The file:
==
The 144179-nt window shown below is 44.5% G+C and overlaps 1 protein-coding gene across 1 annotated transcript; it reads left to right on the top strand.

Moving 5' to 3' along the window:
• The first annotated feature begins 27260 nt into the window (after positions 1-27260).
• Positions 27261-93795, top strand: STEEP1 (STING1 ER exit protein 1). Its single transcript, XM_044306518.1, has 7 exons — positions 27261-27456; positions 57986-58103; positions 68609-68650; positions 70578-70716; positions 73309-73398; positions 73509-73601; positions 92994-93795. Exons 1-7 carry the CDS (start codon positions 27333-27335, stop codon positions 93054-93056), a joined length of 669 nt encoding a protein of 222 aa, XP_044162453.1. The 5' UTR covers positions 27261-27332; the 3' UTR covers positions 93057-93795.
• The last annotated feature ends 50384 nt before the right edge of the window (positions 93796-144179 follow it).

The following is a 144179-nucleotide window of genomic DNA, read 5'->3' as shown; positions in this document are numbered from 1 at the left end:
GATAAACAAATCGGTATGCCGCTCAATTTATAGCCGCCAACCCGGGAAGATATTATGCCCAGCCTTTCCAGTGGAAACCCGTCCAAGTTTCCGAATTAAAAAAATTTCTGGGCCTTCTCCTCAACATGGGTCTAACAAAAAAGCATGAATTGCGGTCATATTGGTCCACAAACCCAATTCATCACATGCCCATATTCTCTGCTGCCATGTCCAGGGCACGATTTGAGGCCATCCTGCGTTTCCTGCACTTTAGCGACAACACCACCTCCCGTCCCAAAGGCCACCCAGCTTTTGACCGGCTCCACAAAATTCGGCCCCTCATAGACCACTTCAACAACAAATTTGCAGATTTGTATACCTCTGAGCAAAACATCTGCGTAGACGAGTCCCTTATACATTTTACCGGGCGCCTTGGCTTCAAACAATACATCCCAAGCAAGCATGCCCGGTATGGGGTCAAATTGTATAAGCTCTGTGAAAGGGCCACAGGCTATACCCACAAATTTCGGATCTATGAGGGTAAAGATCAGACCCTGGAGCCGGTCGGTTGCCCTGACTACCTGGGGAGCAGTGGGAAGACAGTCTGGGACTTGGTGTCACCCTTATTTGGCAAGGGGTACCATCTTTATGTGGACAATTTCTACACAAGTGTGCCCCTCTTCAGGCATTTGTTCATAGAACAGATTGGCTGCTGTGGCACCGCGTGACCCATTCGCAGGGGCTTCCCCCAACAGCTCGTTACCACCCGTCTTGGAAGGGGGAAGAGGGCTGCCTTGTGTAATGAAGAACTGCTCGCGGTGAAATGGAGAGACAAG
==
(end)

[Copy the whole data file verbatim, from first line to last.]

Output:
The 144179-nt window shown below is 44.5% G+C and overlaps 1 protein-coding gene across 1 annotated transcript; it reads left to right on the top strand.

Moving 5' to 3' along the window:
• The first annotated feature begins 27260 nt into the window (after positions 1-27260).
• Positions 27261-93795, top strand: STEEP1 (STING1 ER exit protein 1). Its single transcript, XM_044306518.1, has 7 exons — positions 27261-27456; positions 57986-58103; positions 68609-68650; positions 70578-70716; positions 73309-73398; positions 73509-73601; positions 92994-93795. Exons 1-7 carry the CDS (start codon positions 27333-27335, stop codon positions 93054-93056), a joined length of 669 nt encoding a protein of 222 aa, XP_044162453.1. The 5' UTR covers positions 27261-27332; the 3' UTR covers positions 93057-93795.
• The last annotated feature ends 50384 nt before the right edge of the window (positions 93796-144179 follow it).

The following is a 144179-nucleotide window of genomic DNA, read 5'->3' as shown; positions in this document are numbered from 1 at the left end:
GATAAACAAATCGGTATGCCGCTCAATTTATAGCCGCCAACCCGGGAAGATATTATGCCCAGCCTTTCCAGTGGAAACCCGTCCAAGTTTCCGAATTAAAAAAATTTCTGGGCCTTCTCCTCAACATGGGTCTAACAAAAAAGCATGAATTGCGGTCATATTGGTCCACAAACCCAATTCATCACATGCCCATATTCTCTGCTGCCATGTCCAGGGCACGATTTGAGGCCATCCTGCGTTTCCTGCACTTTAGCGACAACACCACCTCCCGTCCCAAAGGCCACCCAGCTTTTGACCGGCTCCACAAAATTCGGCCCCTCATAGACCACTTCAACAACAAATTTGCAGATTTGTATACCTCTGAGCAAAACATCTGCGTAGACGAGTCCCTTATACATTTTACCGGGCGCCTTGGCTTCAAACAATACATCCCAAGCAAGCATGCCCGGTATGGGGTCAAATTGTATAAGCTCTGTGAAAGGGCCACAGGCTATACCCACAAATTTCGGATCTATGAGGGTAAAGATCAGACCCTGGAGCCGGTCGGTTGCCCTGACTACCTGGGGAGCAGTGGGAAGACAGTCTGGGACTTGGTGTCACCCTTATTTGGCAAGGGGTACCATCTTTATGTGGACAATTTCTACACAAGTGTGCCCCTCTTCAGGCATTTGTTCATAGAACAGATTGGCTGCTGTGGCACCGCGTGACCCATTCGCAGGGGCTTCCCCCAACAGCTCGTTACCACCCGTCTTGGAAGGGGGAAGAGGGCTGCCTTGTGTAATGAAGAACTGCTCGCGGTGAAATGGAGAGACAAG